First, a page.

These purposes are not intensive

Have you ever misheard or misinterpreted a common phrase? Maybe “tow the line” instead of “toe the line,” or “sir name” as opposed to “surname”? Well, you’re not alone. These misinterpretations are known as “eggcorns,” which, you guessed it, comes from the mishearing of the word “acorn.” A relatively common eggcorn we’re addressing this week is “for all intensive purposes,” which is actually “for all intents and purposes.”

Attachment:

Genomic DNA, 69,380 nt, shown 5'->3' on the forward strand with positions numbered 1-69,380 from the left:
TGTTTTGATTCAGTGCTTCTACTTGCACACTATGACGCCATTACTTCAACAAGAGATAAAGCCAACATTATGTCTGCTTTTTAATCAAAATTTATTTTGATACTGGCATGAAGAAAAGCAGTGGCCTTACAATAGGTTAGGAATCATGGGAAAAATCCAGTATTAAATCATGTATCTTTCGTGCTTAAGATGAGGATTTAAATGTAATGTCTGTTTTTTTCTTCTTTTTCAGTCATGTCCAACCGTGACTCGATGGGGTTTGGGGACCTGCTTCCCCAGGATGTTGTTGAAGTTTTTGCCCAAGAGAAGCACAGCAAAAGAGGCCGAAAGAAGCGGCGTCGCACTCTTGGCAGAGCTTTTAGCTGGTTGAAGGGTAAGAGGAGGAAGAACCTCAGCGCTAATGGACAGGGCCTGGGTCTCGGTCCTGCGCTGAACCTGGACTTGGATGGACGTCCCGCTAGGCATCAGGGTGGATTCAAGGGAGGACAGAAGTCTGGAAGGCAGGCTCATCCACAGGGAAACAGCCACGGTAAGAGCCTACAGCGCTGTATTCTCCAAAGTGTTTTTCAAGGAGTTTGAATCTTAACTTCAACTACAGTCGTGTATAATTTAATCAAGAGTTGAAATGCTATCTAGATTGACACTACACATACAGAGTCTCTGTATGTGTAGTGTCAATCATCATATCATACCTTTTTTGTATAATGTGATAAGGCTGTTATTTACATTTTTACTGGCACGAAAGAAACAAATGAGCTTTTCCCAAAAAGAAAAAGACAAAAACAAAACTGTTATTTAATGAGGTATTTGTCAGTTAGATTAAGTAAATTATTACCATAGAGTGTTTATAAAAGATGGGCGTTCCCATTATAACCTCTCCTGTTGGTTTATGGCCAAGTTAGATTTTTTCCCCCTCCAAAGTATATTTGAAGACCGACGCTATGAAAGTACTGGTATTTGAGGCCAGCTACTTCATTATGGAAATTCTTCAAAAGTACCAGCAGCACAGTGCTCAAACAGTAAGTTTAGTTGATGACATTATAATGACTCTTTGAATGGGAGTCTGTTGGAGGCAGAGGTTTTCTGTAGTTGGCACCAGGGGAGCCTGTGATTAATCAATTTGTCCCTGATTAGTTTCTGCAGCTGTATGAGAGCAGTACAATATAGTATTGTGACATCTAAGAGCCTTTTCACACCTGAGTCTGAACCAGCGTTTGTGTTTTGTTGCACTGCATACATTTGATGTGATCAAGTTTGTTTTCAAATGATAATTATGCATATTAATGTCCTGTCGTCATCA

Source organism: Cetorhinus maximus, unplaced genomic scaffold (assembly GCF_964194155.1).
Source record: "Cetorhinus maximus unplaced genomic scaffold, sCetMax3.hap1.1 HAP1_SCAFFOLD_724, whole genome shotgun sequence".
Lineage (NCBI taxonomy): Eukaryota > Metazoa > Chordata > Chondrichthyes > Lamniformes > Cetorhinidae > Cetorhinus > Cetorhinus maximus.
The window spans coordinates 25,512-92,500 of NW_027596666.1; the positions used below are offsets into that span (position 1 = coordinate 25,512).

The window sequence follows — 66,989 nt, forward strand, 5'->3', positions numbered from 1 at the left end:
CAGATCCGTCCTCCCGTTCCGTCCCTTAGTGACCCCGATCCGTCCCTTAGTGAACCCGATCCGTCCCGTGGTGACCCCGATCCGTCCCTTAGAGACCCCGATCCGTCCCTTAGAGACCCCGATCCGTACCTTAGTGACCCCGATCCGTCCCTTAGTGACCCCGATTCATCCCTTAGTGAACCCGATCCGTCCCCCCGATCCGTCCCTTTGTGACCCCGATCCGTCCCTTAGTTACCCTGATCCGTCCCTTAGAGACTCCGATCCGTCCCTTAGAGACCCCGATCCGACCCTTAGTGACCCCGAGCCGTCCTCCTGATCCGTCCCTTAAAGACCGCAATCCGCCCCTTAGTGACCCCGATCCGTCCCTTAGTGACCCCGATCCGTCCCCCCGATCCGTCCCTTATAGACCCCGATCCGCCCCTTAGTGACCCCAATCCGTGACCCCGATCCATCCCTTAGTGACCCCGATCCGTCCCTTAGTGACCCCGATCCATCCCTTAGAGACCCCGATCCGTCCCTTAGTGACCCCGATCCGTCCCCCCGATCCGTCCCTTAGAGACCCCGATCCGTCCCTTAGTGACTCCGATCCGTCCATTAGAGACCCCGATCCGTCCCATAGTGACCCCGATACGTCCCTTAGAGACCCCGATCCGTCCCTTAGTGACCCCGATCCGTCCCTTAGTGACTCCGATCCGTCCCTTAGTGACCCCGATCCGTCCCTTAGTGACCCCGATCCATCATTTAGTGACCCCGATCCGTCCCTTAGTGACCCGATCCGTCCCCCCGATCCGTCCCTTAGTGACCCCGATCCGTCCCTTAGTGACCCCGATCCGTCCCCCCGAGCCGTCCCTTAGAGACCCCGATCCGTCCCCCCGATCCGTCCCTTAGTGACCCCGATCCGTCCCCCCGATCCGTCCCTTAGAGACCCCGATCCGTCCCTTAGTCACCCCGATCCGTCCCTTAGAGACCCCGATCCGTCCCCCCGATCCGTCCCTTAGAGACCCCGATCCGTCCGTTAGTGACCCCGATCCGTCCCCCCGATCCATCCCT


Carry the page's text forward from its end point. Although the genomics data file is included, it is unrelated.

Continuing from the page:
A screenshot of a message from Stylebot on Slack that reads: "The phrase is "for all intents and purposes," not "for all intensive purposes": "Her family knew that the postponement of the wedding was, for all intents and purposes, a cancellation.""

What’s an eggcorn you’ve used before? “Per say” instead of “per se,” perhaps?

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